Catherine Lundoff is a former archeologist, former grad student and former bookstore owner turned professional computer geek and award-winning author and editor. She is a transplanted Brooklynite who now lives in Minneapolis with her wife and the two cats which own them. Silver Moon (Lethe Press, 2012) is her latest book and “Medium Méchanique” in Ghosts in Gaslight, Monsters in Steam (2013) and “The Light Fantastic” in Luna Station Quarterly (2013) are her latest stories. Visit her online at her website www.catherinelundoff.com, facebook and Twitter as @CLundoff.
by Catherine Lundoff
While most overt portrayals of lesbian, gay, bisexual or transgender (LGBT) characters didn’t appear in SF/F and H until after the early successes of the Gay Liberation Movement in the 1970s, that didn’t mean that there was no depiction of homosexuality in genre before then. Of course, the majority of early L, G, B or T characters were coded, implicitly but not openly gay or bi. Homosexuality was illegal nearly everywhere and could carry severe legal and social consequences if it was discovered. Characters portrayed same sex interest with a significant glance, a passing comment or a bit too much interest in another character.
Early science fiction and fantasy writers who experienced what one of Oscar Wilde’s lovers called “the love that dared not speak its name” and wrote fiction about it paid dearly for it. William Beckford, the gay author of the Orientalist fantasy The History of Caliph Vathek (1786), began his life as one of the richest men in England and ended as a bankrupt disgrace in France. A century later, Wilde himself, author of The Picture of Dorian Gray (1890), The Canterville Ghost and assorted fairy tales, would be imprisoned on sodomy charges and end his life a broken man.
In contrast, Sheridan Lefanu was able to write about a lesbian vampire in the classic vampire tale “Carmilla” (1872), but Lefanu was heterosexual and the lesbian relationship in his story is equated with death and destruction.
It would be another fifty years before bisexual author Virginia Woolf paved the way for subsequent positive portrayals of LGBT characters with her time travelling fantasy novel Orlando in 1928. In Woolf’s novel, Orlando changes genders from male to female, then chooses to present as male for much of the rest of her/his four hundred year long life. Both men and women are attracted to her/him on multiple levels, making it a groundbreaking work for SF/F, though it is generally classified as literary fiction.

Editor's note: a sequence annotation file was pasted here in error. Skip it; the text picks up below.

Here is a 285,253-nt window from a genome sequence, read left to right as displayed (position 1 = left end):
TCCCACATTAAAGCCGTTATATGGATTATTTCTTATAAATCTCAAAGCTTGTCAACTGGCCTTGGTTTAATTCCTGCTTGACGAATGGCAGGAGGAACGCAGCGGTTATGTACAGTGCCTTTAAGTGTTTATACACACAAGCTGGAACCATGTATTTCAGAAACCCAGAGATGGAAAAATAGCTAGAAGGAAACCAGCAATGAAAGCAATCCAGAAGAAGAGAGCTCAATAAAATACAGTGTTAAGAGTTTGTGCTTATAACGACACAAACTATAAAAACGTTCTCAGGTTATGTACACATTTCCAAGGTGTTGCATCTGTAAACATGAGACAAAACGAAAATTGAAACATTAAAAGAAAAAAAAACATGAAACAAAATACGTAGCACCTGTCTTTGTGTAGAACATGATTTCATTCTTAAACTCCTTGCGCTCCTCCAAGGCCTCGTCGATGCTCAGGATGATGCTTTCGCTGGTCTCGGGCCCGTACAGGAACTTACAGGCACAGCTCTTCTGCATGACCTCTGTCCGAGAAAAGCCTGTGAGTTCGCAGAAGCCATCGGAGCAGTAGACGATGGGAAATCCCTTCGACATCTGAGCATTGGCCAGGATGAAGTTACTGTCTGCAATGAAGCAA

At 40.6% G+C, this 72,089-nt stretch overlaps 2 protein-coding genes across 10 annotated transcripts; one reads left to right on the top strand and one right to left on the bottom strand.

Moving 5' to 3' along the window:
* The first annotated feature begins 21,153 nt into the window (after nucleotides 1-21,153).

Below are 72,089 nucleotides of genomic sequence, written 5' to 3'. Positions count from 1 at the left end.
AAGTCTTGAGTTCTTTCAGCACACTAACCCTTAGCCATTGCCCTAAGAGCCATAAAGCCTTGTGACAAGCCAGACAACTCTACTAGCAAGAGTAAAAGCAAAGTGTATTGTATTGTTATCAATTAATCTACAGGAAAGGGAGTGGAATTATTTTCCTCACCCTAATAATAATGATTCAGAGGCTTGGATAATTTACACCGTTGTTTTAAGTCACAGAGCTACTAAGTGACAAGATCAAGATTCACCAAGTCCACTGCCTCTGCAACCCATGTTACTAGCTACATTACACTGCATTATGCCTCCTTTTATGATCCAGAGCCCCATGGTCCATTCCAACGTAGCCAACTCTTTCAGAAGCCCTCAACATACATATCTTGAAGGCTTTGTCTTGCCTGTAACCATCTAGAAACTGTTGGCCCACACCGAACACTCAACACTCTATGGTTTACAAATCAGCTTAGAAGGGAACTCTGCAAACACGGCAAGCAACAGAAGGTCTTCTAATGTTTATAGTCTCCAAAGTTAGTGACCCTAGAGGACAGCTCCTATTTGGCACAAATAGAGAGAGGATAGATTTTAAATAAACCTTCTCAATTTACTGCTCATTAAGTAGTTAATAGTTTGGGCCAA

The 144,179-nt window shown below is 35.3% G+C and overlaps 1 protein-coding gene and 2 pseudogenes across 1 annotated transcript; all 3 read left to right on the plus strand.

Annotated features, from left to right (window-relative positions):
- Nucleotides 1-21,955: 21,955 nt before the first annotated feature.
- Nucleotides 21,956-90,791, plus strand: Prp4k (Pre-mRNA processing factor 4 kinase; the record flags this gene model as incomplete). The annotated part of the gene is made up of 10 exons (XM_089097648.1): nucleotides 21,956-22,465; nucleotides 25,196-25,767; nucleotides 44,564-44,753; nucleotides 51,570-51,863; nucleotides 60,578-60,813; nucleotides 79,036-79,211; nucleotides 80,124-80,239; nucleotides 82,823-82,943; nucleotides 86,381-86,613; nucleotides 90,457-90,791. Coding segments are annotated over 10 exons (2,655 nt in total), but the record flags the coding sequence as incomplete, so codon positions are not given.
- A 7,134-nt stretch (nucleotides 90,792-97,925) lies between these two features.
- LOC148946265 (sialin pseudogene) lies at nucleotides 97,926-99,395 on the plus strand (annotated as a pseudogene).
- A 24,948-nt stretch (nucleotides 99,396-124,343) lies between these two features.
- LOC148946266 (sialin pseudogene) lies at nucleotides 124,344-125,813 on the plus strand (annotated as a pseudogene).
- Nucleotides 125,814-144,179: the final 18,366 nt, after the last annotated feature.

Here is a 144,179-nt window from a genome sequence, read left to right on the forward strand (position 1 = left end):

Author Olaf Stapledon’s superhuman protagonist John Wainwright in Odd John (1936), also has positive relationships with both men and women before embracing asexuality. This was one of the more positive portrayals of homosexuality and bisexuality to appear during and shortly after World War II.
The negative portrayals, unsurprisingly, outnumbered the positive ones and generally equated homosexuality with Nazism. One of the better-known examples, Katharine Burdekin’s alternate history about the Thousand Year Reich, Swastika Night (1937), is a vision of a Nazi society built around homosexuality and misogyny. Another alternate history, Sinclair Lewis’ It Can’t Happen Here (1935) touches on some of the same themes, linking homosexuality to Nazi totalitarianism.
The 1940s were, unsurprisingly, a bleak period for positive portrayals, corresponding with the overall attitude amongst pulp fiction editors and society at large that a character was better off dead than gay. Readers looking to find less dire fates for LGBT characters had to wait until the early 1950s when horror author Shirley Jackson included several female characters who can be easily read as lesbians or bisexuals in such novels as Hangsaman (1951) and The Haunting of Hill House (1959). Theodore Sturgeon cast a ray of hope with his classic story “The World Well Lost” (1953), about two aliens in love and the intolerance they face. It is considered to be the first open sympathetic depiction of homosexuality in science fiction.
The later 1950s and 60s ushered in more positive portrayals of LGBT characters by such famous names as Fritz Leiber, Theodore Sturgeon, Marion Zimmer Bradley, Edgar Pangborn and Robert Heinlein. The dramatic social changes of the 1960s impacted the science fiction and fantasy genres as they did everything else, inspiring a new generation of writers as well as creating new audiences. The decade also saw the early publications of the first openly gay and lesbian genre authors of the modern period, including Samuel Delany, Joanna Russ and Thomas Disch. Their stories and novels, as well as those of other progressive writers in the field, paved the way for new perspectives on sexuality and gender in science fiction, fantasy and horror. If you’re interested in learning more about the early years of LGBT SF/F, I recommend the excellent reference book Uranian Worlds: A Guide to Alternative Sexuality in Science Fiction, Fantasy and Horror, edited by Eric Garber and Lyn Paleo (G.K. Hall & Co, 1990) which covers the topic through 1989.
Some recommended reading (not mentioned above):
- A Mirror for Observers by Edgar Pangborn (1954)
- “Mr. Wilde’s Second Chance” by Joanna Russ (1966)
- “Aye, and Gomorrah” by Samuel Delany (1967)
- “The Two Best Thieves in Lankhmar” by Fritz Leiber (1968)
- Les Guérillères by Monique Wittig (1969)